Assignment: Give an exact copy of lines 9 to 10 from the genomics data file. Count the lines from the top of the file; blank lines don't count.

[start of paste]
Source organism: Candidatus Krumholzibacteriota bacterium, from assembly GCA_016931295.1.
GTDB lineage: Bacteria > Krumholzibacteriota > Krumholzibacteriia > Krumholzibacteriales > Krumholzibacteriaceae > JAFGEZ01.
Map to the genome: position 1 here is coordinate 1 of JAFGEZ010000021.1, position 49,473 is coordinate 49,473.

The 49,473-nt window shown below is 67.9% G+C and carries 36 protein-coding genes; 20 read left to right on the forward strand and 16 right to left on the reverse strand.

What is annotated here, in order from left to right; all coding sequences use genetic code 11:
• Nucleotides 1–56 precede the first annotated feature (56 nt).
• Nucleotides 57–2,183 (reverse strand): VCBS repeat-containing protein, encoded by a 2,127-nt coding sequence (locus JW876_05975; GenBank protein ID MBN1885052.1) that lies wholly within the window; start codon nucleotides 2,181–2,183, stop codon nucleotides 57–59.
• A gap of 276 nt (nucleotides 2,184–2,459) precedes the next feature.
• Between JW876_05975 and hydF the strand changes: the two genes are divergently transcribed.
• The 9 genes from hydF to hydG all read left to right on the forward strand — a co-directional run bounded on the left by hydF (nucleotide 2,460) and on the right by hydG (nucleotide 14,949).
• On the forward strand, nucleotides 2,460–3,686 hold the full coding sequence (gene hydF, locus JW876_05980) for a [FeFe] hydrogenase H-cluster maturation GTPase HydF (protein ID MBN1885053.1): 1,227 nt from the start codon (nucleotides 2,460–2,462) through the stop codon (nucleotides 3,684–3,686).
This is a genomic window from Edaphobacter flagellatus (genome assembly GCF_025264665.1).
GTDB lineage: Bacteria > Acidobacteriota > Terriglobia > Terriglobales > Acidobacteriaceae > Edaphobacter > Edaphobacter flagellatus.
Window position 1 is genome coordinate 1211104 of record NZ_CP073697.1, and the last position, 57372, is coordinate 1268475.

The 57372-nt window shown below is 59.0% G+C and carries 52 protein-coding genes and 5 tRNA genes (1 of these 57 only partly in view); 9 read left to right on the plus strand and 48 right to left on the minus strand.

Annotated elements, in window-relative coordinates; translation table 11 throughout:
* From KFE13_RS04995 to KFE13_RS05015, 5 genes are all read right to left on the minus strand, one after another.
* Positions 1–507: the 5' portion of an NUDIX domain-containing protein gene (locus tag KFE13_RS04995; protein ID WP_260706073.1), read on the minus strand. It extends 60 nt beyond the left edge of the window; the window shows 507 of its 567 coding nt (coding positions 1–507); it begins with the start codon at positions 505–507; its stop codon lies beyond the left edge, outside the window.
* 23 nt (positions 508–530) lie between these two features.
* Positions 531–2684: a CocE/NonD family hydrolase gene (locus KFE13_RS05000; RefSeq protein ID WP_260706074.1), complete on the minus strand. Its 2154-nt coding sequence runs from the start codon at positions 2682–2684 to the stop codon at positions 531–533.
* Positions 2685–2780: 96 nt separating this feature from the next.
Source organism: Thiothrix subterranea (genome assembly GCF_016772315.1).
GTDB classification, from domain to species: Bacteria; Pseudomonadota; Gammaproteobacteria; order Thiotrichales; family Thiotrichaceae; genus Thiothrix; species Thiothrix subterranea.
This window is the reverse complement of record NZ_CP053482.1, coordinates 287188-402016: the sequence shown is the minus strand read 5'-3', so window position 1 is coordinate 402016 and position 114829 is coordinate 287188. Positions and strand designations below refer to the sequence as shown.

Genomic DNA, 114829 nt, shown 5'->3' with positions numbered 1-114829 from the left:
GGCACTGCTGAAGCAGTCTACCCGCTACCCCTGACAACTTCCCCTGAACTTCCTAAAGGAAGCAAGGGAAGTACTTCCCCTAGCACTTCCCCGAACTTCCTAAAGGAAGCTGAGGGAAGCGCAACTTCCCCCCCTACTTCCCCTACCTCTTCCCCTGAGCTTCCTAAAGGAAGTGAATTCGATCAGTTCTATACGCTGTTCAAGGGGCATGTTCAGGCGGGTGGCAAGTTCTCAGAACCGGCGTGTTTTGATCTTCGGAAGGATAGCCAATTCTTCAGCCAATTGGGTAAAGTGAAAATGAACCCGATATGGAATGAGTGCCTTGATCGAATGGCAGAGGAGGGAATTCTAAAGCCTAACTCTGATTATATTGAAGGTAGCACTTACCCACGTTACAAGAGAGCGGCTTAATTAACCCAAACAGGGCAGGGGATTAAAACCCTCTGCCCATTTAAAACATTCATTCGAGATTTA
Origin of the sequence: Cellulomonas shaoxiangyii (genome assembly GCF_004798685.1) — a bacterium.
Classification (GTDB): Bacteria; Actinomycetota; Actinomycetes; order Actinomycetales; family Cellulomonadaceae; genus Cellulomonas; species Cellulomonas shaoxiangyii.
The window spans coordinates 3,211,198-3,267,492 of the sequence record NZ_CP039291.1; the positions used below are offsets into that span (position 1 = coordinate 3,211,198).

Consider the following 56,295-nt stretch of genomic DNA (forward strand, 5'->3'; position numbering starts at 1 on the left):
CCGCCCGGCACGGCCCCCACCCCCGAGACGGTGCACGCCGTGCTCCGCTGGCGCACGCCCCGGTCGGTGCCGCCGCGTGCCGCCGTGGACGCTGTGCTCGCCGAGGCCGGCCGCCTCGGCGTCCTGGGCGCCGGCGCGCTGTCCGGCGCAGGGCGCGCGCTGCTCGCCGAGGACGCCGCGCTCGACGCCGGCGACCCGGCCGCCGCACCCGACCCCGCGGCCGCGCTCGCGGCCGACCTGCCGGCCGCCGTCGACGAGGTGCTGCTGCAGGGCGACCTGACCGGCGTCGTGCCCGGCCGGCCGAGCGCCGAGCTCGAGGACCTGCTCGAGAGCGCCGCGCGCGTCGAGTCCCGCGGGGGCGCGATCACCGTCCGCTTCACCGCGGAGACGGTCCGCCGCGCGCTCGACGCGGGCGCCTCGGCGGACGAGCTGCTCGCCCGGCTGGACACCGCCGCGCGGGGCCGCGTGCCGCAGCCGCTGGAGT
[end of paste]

• Between JW876_05975 and hydF the strand changes: the two genes are divergently transcribed.
• The 9 genes from hydF to hydG all read left to right on the forward strand — a co-directional run bounded on the left by hydF (nucleotide 2,460) and on the right by hydG (nucleotide 14,949).